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South Shore survives to fight another day


Shareholders of South Shore Holdings Limited decisively rejected a motion from one major shareholder at a special general meeting held on Friday to wind up the company, a result which represented a victory for the incumbent board of directors.

Indeed, the company filing to the Hong Kong Stock Exchange emphasized that the unnamed shareholder, that holds 101,339,084 shares, or approximately 10 percent of the issued share capital of the firm, was unable to secure the support of even a single other shareholder.

The struggle appears to have been a rather ill-humored one, with the board of directors openly questioning the motives of the shareholder that sought the dissolution of the firm.

In a letter issued by the board in early November, noting that the shareholder was citing “the net liabilities position of the group, the suspension of operations of the hotel, and the poor performance of the hotel generally” as the reasons for wind-up motion, that nevertheless “the board believes it to be fair comment to query the motive of the requisitionist.”

They then specified that “from disclosure of interest filings applicable to the requisitionist, the board has noted that the requisitionist is interested in certain convertible bonds issued by the company due 2025. The board observes that the requisitionist’s action might be self-motivated in the context of its holding of debt in the company that would rank ahead of equity on a winding up, but has otherwise yet to fall due.”

The board’s appeal in the letter to its other shareholders, which has now proven successful, was that “were the company to be wound up, the value of the company would be irreversibly destroyed, with likely no recovery for shareholders.”

Aside from its engineering business, South Shore is mainly known as the owner of the troubled The 13 Hotel in Macau. It’s doors have been closed since February, and the firm has thus been able to record no income in this segment so far in this fiscal year. The latest financial report issued at the end of last month revealed HK$473.7 million (US$56 million) in net losses for the six month period ending on September 30.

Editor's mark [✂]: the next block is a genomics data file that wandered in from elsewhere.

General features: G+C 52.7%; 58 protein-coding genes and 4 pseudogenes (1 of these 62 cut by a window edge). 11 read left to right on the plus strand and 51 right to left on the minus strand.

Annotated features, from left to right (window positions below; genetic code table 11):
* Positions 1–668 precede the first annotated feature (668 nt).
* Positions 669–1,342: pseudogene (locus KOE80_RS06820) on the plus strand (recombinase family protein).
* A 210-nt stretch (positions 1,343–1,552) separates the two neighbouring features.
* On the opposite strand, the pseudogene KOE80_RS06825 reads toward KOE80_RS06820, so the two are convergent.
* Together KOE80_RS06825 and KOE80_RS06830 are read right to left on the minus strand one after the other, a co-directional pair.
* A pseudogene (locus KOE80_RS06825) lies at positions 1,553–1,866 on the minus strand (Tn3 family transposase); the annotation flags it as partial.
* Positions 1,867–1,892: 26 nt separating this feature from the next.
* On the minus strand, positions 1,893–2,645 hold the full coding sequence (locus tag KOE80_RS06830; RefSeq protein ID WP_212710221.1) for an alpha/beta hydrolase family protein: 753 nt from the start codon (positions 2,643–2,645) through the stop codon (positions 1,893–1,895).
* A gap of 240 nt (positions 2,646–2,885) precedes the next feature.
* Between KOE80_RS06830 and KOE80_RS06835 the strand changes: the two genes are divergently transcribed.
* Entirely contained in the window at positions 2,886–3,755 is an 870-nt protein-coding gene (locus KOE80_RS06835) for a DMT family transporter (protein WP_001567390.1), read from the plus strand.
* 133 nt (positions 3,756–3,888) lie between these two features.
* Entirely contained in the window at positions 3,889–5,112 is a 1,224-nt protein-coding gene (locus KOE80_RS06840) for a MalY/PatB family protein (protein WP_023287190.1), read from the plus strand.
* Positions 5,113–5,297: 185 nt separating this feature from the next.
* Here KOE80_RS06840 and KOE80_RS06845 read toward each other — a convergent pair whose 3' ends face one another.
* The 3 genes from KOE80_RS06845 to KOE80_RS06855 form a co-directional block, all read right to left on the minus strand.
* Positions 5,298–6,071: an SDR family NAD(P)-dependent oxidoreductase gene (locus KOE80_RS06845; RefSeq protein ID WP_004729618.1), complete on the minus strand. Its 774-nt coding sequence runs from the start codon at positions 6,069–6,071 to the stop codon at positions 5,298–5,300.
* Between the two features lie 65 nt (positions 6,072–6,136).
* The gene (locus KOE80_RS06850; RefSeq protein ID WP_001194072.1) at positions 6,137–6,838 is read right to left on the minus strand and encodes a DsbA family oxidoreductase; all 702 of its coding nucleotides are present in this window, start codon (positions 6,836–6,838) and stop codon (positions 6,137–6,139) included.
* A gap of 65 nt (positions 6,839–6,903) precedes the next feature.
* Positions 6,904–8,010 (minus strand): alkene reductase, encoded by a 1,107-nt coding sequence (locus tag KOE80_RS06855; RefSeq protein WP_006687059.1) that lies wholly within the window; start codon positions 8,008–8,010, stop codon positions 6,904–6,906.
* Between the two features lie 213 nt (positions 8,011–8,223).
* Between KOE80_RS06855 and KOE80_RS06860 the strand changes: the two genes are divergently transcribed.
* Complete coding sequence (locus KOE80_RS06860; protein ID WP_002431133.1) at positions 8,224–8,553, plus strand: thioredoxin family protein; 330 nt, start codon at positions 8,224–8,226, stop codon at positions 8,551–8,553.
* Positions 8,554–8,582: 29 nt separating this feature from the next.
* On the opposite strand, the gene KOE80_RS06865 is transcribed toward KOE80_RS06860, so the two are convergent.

The firm’s hotel assets total approximately HK$3.8 billion, including The 13 Hotel property itself, various equipment, and right-of-use assets. However, the property value has been depreciating.

South Shore has long been trying to sell high-luxury The 13 Hotel in order to staunch the losses and to cover its debts, but every negotiation or tentative deal has, to date, fallen through. In late November, the board commented, “the directors of the company consider that a sale of the hotel remains of interest to the bank, and the company will continue with its endeavors to seek prospective buyers for the hotel and execute a sale as soon as possible. The company will work with the bank on any remedial measures and/or to find other prospective buyers for the hotel. Ultimately, the directors of the company continue to believe that a sale of the hotel, on terms satisfactory to the bank, remains feasible.”

Michael Penn
Michael Penn
Michael Penn is a journalist and scholar based in Tokyo, Japan. As a journalist, he both writes print news articles and produces news videos. On the video side, he has several years of experience doing it all by himself: reporting the stories, shooting the video, and editing the packages. As a scholar, the bulk of his past publications have been about Japan's modern relations with the Islamic world.